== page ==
NEWS AND VIEWS ON THE LATEST TECHNOLOGY SOLUTIONS
Solve supply chain security challenges to differentiate your business and find new growth opportunities.
As products become more scarce and store shelves bare, all eyes are on supply chains. Research in 2021 by supply chain visibility provider FourKites found that business leaders in the UK, Germany and the Netherlands are contending with “demand shock, labor shortages, port disruptions, and capacity constraints.” The magnitude of the challenges that supply chains face may distract your clients from prioritizing security – but don’t let them. Several serious threats to supply chain security are always present.
Physical and cyberattacks
Supply chains carry food, fuel, medical supplies and pharmaceuticals, consumer goods, raw materials and parts critical to manufacturing, which unfortunately makes them targets of terrorist attacks. Two recent, high-profile examples are the Colonial Pipeline ransomware attack in the U.S. and the JBS Holdings ransomware attack impacting beef supply in several locations worldwide.
Businesses face a substantial challenge to plan and execute a supply chain security strategy due to their geographic footprint and their complex networks that include manufacturers, vendors, warehouses and distribution centers, and wholesalers or retailers.
Additionally, as operations undergo digital transformation, business leaders must identify and protect every vulnerability that a hacker or ransomware group could exploit. IT teams need to manage the growing responsibilities of software patches and IT hygiene as well as Internet of Things (IoT) device security and potential threats related to the cloud or bring-your-own-device (BYOD) environment.
Employee theft and piracy
Employees or thieves may be tempted to steal inventory from supply chains that fetch a high price on the black market. However, solving this problem of inventory security is two-fold:
It’s necessary to control access by people inside and outside the company, such as drivers and partners
Supply chains are also challenged to track inventory granularly when large volumes are moving from manufacturers or distributors to their retail destinations – a trip that could take products around the world. The FourKites report states that 67 percent of business leaders responsible for their supply chains say end-to-end freight traceability is their biggest challenge.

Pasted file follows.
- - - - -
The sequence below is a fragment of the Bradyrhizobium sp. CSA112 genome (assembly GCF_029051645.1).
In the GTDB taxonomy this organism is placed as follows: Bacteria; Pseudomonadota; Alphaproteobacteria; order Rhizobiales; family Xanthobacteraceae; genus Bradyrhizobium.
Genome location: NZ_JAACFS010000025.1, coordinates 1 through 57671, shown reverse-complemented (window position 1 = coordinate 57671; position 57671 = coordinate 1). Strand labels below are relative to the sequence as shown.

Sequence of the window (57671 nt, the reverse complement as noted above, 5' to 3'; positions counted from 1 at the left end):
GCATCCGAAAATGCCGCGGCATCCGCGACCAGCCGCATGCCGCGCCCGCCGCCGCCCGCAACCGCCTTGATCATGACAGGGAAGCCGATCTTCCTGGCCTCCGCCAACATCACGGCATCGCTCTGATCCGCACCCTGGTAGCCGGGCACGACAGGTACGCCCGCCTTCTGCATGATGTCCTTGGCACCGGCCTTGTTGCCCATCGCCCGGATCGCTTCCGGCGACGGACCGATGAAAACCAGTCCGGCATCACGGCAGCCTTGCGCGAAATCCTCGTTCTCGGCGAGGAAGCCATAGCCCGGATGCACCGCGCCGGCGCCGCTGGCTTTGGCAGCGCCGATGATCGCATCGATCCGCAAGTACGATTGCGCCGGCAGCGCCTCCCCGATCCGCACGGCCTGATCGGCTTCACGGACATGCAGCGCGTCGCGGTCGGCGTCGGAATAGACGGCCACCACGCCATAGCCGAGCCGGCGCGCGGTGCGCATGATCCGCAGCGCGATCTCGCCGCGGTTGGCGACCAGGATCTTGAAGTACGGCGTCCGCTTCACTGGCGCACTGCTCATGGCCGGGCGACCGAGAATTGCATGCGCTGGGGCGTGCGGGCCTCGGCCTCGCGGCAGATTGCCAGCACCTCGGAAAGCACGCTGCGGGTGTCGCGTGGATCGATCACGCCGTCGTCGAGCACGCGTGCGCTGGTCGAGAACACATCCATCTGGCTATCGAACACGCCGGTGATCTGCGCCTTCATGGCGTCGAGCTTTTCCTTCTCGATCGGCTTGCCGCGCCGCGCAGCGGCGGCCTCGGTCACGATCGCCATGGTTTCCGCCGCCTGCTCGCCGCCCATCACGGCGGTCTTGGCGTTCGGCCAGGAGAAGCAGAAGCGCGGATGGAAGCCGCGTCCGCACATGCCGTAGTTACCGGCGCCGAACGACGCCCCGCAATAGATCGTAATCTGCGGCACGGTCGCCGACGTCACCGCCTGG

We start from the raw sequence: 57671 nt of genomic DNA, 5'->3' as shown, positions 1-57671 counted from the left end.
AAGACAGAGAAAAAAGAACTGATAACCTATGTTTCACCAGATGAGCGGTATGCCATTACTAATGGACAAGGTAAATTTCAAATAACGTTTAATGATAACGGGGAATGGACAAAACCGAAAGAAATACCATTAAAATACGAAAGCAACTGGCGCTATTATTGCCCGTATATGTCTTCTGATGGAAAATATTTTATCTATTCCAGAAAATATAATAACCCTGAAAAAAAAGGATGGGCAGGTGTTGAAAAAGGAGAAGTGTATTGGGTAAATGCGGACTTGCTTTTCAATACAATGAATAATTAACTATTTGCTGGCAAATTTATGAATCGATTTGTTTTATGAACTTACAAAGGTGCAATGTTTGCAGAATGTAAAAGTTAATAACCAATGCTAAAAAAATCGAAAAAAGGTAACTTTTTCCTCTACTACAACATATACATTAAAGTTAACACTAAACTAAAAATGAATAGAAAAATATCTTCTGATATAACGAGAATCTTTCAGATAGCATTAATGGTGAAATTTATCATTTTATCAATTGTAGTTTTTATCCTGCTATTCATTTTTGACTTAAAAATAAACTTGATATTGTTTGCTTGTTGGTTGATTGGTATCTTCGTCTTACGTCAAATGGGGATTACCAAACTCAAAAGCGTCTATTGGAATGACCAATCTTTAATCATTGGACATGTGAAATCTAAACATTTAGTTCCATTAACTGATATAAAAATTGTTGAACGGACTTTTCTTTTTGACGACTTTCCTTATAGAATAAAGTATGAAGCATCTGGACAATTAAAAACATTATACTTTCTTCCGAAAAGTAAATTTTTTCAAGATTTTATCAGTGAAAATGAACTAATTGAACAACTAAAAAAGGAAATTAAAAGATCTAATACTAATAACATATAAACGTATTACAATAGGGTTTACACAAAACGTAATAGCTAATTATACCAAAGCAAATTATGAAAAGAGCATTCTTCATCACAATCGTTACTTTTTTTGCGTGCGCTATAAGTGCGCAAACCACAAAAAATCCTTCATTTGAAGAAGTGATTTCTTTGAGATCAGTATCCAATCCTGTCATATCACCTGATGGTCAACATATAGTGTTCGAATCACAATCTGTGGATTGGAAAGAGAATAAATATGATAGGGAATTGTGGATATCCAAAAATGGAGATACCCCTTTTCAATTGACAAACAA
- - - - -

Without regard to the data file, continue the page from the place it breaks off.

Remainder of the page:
Counterfeit products and smuggling
The fact that supply chains move products efficiently hasn’t gone unnoticed by counterfeiters and smugglers. They can introduce illegal goods and counterfeit products into the supply chain to move them worldwide.
Not only does this issue create threats to consumers, for example, who rely on the integrity of pharmaceuticals, but it also impacts supply chain capacity, taking up space in containers and trucks needed for authentic products.
How ISVs and VARs Can Contribute to Improved Supply Chain Security
Technology can provide supply chains with the access control and visibility they need to operate securely. Your clients may benefit from evaluating and upgrading:
Physical access control: Supply chains relying on legacy methods like paper logbooks to track who moves in and out of facilities and warehouses are inadequate to protect valuable inventory. Offer your clients digital upgrades that grant access only with identity authorization.
Surveillance systems: Cameras outside and inside facilities can alert managers to intrusions and may serve as a deterrent by letting people know they are watched, and there’s a record of their activity.
Data collection: Your clients who use barcode technology may benefit from transitioning to an RFID or IoT solution to provide visibility, even at the product level.
Cybersecurity solutions: Each new system that connects to a network must be protected with technology that can stop known threats and monitor for intrusions and potentially malicious activity.
Product track and trace: Some products require strict controls to ensure they are safe for consumers. Track-and-trace technology and antitamper systems can ensure authenticity, product safety, and compliance with regulations.
The Opportunity for Innovation
Your expertise is the key to providing supply chain systems that solve problems – maybe in new ways. More than simply deploying solutions, you can also advise your clients on minimizing the complexity of their IT environments, keeping core systems clean and manageable. You can also help them determine the best ways to manage data that their IT systems generate, keeping it accessible and ensuring it can be restored, if necessary.
Additionally, advanced systems that leverage artificial intelligence (AI), data analytics or blockchain may help your clients improve key performance indicators (KPIs) related to efficiency, costs, and competitiveness.
Solving supply chain security challenges will also help you differentiate your business and find new growth opportunities. While your clients tackle increased demand during a labor shortage and transportation disruptions, let them know you have supply chain security under control.